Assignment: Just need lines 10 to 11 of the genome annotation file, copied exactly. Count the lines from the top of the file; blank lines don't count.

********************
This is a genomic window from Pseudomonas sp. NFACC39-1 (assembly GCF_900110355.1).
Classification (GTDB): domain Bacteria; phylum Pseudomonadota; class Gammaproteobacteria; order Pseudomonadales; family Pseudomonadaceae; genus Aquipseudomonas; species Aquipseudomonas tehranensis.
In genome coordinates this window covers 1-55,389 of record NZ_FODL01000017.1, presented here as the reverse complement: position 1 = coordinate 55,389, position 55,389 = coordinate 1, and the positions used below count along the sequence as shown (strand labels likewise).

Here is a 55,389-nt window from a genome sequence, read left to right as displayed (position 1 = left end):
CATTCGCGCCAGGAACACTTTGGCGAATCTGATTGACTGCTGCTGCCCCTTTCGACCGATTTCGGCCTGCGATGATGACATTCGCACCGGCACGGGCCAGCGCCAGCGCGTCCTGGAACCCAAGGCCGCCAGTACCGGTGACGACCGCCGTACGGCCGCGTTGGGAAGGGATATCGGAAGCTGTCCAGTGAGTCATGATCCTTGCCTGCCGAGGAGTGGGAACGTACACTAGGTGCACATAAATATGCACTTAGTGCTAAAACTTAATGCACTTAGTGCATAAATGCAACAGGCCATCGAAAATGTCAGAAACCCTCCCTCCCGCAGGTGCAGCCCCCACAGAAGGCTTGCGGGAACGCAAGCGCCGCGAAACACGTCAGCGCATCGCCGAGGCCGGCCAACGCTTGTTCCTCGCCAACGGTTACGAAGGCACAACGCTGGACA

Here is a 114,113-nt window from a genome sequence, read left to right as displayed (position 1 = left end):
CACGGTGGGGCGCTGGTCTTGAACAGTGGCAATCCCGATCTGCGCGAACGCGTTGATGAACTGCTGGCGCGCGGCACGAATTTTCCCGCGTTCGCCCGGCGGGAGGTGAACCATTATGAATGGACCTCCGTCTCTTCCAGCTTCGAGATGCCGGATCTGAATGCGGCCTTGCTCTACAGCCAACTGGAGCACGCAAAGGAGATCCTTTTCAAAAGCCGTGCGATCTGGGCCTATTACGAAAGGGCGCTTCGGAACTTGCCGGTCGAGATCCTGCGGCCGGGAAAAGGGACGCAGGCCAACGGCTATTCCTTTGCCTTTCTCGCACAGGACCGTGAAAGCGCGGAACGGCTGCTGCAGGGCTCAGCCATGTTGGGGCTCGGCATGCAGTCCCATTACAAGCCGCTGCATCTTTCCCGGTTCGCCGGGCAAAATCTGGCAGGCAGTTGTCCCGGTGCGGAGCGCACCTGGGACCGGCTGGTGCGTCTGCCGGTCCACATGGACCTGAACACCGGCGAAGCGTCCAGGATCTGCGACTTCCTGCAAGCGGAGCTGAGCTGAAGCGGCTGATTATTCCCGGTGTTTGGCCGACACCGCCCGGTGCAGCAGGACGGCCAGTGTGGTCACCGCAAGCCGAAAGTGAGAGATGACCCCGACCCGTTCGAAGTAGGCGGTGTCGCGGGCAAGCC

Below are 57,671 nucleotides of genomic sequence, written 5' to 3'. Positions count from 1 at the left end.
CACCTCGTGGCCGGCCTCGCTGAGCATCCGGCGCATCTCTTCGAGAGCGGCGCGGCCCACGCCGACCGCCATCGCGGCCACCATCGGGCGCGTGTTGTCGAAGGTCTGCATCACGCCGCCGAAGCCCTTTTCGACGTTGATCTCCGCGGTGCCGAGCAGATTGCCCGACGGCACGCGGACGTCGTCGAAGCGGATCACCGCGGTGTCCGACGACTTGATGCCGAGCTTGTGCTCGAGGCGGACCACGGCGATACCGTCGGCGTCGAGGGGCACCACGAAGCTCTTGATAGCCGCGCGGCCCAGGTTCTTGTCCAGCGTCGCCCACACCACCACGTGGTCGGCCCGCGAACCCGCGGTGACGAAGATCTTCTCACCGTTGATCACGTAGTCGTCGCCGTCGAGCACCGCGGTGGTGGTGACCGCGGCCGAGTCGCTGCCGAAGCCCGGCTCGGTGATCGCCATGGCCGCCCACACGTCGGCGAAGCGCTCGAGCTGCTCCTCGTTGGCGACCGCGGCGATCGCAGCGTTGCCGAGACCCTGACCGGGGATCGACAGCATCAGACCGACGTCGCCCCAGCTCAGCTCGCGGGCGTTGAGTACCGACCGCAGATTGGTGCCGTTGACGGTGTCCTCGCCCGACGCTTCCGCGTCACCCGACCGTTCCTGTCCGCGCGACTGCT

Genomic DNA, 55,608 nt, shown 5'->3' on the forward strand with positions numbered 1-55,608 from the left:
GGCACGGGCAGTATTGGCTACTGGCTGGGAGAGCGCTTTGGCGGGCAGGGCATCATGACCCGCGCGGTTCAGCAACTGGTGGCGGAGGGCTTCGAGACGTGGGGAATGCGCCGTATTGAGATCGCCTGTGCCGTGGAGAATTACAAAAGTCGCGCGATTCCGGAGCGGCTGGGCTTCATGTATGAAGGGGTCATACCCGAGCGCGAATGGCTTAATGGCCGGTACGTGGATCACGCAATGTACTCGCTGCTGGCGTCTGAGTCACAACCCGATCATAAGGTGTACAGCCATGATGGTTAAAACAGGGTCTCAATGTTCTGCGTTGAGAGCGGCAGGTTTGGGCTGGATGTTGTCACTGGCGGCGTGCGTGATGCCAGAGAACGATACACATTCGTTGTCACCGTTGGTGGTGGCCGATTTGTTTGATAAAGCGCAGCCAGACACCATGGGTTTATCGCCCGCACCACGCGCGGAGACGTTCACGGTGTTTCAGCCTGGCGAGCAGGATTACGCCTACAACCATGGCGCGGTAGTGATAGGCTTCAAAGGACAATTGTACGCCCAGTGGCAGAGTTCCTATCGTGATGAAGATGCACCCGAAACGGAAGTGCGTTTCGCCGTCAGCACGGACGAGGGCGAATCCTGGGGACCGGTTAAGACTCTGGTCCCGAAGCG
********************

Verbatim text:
Genomic DNA, 55,608 nt, shown 5'->3' on the forward strand with positions numbered 1-55,608 from the left:
GGCACGGGCAGTATTGGCTACTGGCTGGGAGAGCGCTTTGGCGGGCAGGGCATCATGACCCGCGCGGTTCAGCAACTGGTGGCGGAGGGCTTCGAGACGTGGGGAATGCGCCGTATTGAGATCGCCTGTGCCGTGGAGAATTACAAAAGTCGCGCGATTCCGGAGCGGCTGGGCTTCATGTATGAAGGGGTCATACCCGAGCGCGAATGGCTTAATGGCCGGTACGTGGATCACGCAATGTACTCGCTGCTGGCGTCTGAGTCACAACCCGATCATAAGGTGTACAGCCATGATGGTTAAAACAGGGTCTCAATGTTCTGCGTTGAGAGCGGCAGGTTTGGGCTGGATGTTGTCACTGGCGGCGTGCGTGATGCCAGAGAACGATACACATTCGTTGTCACCGTTGGTGGTGGCCGATTTGTTTGATAAAGCGCAGCCAGACACCATGGGTTTATCGCCCGCACCACGCGCGGAGACGTTCACGGTGTTTCAGCCTGGCGAGCAGGATTACGCCTACAACCATGGCGCGGTAGTGATAGGCTTCAAAGGACAATTGTACGCCCAGTGGCAGAGTTCCTATCGTGATGAAGATGCACCCGAAACGGAAGTGCGTTTCGCCGTCAGCACGGACGAGGGCGAATCCTGGGGACCGGTTAAGACTCTGGTCCCGAAGCG